Should you be worried about cold flashes?

Cold flashes, hot flashes or both ?

Menopause and Perimenopause

Cheryl Vincelette
Audrey Sckoropad
@AVogel_ca


29 October 2021

What are cold flashes?

A cold flash tends to suddenly come over your body and is felt through tingling, shivering and an overall cold feeling. It is temporary and only lasts no more than a few minutes.

Although it is something that happens in the case of menopausal women, cold flashes can happen to people with anxiety, which can cause insomnia and even more anxious thoughts.

How do hot and cold flashes occur?

As estrogen levels drop during the menopausal years, the part of your brain (the hypothalamus) responsible for regulating your body temperature becomes overly sensitive, and therefore temperature regulation can be unstable.

Cold flashes can also be triggered by a panic attack or anxiety. During a panic attack, your body releases adrenaline and other stress hormones that can affect its ability to regulate body temperature.

What to do when a cold flash happens?

  • Be ready by always having an extra warm sweater and blanket in your car and office space. A heating blanket can definitely bring immediate comfort as the direct heat is better than just another layer of clothes for warming up.
  • Get your body moving. If you increase blood flow by moving, it can help heat you up quicker. If you're sitting, stand up, start walking, maybe do a few squats.
  • Put warm socks on. Especially if you tend to get cold flashes during the night, wearing socks can help.

Lifestyle changes that can help

If your cold flashes are one of the symptoms you experience during perimenopause and menopause, here are some tips that may help:;

  • Limit caffeine and alcohol. Not only can they disrupt your sleep, then tend to also influence your body's temperature regulation system.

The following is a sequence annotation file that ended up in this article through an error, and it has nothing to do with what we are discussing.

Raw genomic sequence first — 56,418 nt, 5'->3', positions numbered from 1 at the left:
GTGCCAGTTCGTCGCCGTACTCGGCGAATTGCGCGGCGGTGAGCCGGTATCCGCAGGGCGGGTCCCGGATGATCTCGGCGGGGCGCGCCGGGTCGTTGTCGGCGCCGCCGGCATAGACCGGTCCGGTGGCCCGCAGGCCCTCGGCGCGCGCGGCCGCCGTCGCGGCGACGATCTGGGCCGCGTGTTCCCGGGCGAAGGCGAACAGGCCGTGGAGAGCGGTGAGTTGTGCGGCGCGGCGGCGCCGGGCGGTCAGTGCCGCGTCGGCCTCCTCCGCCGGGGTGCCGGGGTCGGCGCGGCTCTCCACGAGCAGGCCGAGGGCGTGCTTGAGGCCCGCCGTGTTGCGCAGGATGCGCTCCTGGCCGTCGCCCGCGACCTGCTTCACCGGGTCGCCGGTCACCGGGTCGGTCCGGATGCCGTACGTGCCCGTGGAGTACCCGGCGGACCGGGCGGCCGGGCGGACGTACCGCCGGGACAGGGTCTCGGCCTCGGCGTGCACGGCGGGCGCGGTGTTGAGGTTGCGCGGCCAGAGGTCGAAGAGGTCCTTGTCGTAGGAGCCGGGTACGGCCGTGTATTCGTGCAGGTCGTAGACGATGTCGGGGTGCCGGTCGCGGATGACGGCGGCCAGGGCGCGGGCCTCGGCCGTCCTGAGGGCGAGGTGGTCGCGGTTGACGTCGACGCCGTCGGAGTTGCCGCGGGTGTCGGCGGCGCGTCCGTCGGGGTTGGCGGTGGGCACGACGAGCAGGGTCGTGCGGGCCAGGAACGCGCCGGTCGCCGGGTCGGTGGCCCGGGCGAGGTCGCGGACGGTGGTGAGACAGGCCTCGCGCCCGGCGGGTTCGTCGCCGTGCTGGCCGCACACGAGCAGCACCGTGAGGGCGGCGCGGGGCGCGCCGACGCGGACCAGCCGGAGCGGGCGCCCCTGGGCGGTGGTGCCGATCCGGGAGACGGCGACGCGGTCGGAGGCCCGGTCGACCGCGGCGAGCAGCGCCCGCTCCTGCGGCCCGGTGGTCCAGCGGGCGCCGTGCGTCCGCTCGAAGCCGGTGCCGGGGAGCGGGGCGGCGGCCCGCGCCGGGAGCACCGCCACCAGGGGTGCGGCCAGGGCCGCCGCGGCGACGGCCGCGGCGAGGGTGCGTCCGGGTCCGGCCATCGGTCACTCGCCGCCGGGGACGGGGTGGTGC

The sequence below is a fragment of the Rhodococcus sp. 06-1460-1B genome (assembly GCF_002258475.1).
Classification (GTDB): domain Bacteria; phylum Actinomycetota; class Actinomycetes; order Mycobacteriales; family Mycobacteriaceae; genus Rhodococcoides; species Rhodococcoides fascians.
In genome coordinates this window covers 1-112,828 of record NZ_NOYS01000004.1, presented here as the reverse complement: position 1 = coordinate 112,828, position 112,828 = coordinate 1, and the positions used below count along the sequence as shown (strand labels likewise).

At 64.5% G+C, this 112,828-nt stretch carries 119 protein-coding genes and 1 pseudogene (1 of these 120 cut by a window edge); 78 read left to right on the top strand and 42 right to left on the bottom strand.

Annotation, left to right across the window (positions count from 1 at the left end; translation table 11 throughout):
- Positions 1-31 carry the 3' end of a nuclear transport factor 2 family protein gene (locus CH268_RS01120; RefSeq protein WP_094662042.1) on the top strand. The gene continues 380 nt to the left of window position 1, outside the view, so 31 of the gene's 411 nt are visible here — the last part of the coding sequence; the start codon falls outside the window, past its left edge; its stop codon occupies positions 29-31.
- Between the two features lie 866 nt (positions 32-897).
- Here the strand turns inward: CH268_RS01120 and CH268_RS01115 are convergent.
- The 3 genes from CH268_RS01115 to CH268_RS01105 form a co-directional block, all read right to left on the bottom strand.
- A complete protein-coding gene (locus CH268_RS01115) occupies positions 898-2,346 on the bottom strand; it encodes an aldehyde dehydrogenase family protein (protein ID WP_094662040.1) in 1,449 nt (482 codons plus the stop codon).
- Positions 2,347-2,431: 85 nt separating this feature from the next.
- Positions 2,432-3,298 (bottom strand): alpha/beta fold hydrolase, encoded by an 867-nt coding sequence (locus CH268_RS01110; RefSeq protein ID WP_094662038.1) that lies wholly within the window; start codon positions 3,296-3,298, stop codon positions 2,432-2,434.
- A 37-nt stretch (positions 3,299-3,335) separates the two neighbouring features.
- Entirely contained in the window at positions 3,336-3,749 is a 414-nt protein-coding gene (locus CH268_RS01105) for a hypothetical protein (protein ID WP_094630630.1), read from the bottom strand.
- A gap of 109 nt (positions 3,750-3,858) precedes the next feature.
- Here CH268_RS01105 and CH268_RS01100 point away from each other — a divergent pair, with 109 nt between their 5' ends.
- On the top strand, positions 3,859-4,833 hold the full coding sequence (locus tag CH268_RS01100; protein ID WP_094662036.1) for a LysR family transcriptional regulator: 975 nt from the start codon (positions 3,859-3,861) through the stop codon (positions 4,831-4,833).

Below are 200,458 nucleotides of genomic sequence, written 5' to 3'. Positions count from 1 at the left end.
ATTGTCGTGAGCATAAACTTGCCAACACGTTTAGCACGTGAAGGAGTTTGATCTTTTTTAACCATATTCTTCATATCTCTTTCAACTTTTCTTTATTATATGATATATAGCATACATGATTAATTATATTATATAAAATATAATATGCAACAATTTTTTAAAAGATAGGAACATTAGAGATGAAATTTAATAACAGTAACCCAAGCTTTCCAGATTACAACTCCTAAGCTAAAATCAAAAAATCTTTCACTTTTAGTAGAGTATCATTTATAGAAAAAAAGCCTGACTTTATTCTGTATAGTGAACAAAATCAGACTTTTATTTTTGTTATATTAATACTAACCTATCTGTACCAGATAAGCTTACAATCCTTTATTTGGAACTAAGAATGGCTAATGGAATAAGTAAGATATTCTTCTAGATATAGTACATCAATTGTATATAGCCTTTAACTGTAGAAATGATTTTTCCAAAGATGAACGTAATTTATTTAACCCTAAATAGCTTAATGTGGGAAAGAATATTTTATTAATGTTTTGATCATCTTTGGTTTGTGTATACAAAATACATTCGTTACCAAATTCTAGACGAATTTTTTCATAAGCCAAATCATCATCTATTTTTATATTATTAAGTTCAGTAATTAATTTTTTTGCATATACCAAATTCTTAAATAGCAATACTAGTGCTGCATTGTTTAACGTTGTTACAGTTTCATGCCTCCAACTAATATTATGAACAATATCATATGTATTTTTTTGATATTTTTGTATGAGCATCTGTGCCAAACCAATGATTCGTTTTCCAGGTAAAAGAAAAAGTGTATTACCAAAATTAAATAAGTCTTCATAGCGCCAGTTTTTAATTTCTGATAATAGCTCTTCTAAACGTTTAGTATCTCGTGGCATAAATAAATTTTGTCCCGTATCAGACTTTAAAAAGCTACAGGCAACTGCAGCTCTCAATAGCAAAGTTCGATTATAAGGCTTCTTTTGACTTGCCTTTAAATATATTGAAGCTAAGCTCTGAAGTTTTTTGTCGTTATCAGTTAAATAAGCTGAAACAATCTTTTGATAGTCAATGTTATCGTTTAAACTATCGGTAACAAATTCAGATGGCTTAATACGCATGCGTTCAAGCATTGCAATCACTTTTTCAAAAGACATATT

• Exercise daily. This doesn't have to be at maximum effort, it means getting at least 20 min of moving your body. Such as, walking, dancing, working out, running, yoga, etc. Endorphins are a natural mood booster, and regular exercise can help you get the proper amount of REM sleep.
  • Get good sleep. While some of the depression, mental fogginess, and mood changes that accompany menopause are caused by hormone fluctuation, lack of sleep can make these symptoms worse. Deep REM sleep combats stress hormone production and allows your mind to rest and heal.
  • Having a healthy diet is also important. Not only does it reduce your odds of developing cardiovascular disease, but it also curbs the weight gain many women experience during menopause. Besides filling your meals with whole foods such as whole grains, fruits and vegetables, don't forget to use healthy fats such as cold pressed oils in your salad dressings and some healthy seasonings. A balanced and flavorful salt to cook with is the Herbamare sea salt. It is made with organic sea salt and freshly dried herbs and vegetables. Read more about diet and menopause.
  • The use of supplements is key to make sure you're getting the needed nutrients for proper hormonal balance and overall health. Don't forget vitamin D and extra calcium for long term bone health. There is also A.Vogel's MenoSupport Complex which contains soy extract, magnesium, hibiscus and verbena made to help you effectively manage the multiple symptoms of menopause.
  • Find ways to relax and manage stress. Do yoga, take a moment a day to take a few deep and conscious breaths, walk in nature, etc. If you know you'll be experiencing a stressful day and want to stay calm ahead, making a list of what needs to be done can unload your mental charge.
  • Herbal remedies such as A.Vogel's Relax Oral Spray can be another great ally. It has been shown to help with nervousness, restlessness, agitation and irritability and Passion Flower is renowned for helping with insomnia.

If you're worried about your cold flashes and / or have just started to experience them, and feel like they affect your quality of life, talk to your doctor or health practitioner.

Sources

https://www.ncbi.nlm.nih.gov/pmc/articles/PMC4167790/
https://www.healthline.com/health/cold-flashes#cold-flashes-and-pregnancy
https://pubmed.ncbi.nlm.nih.gov/11167210/
https://www.ncbi.nlm.nih.gov/books/NBK507826/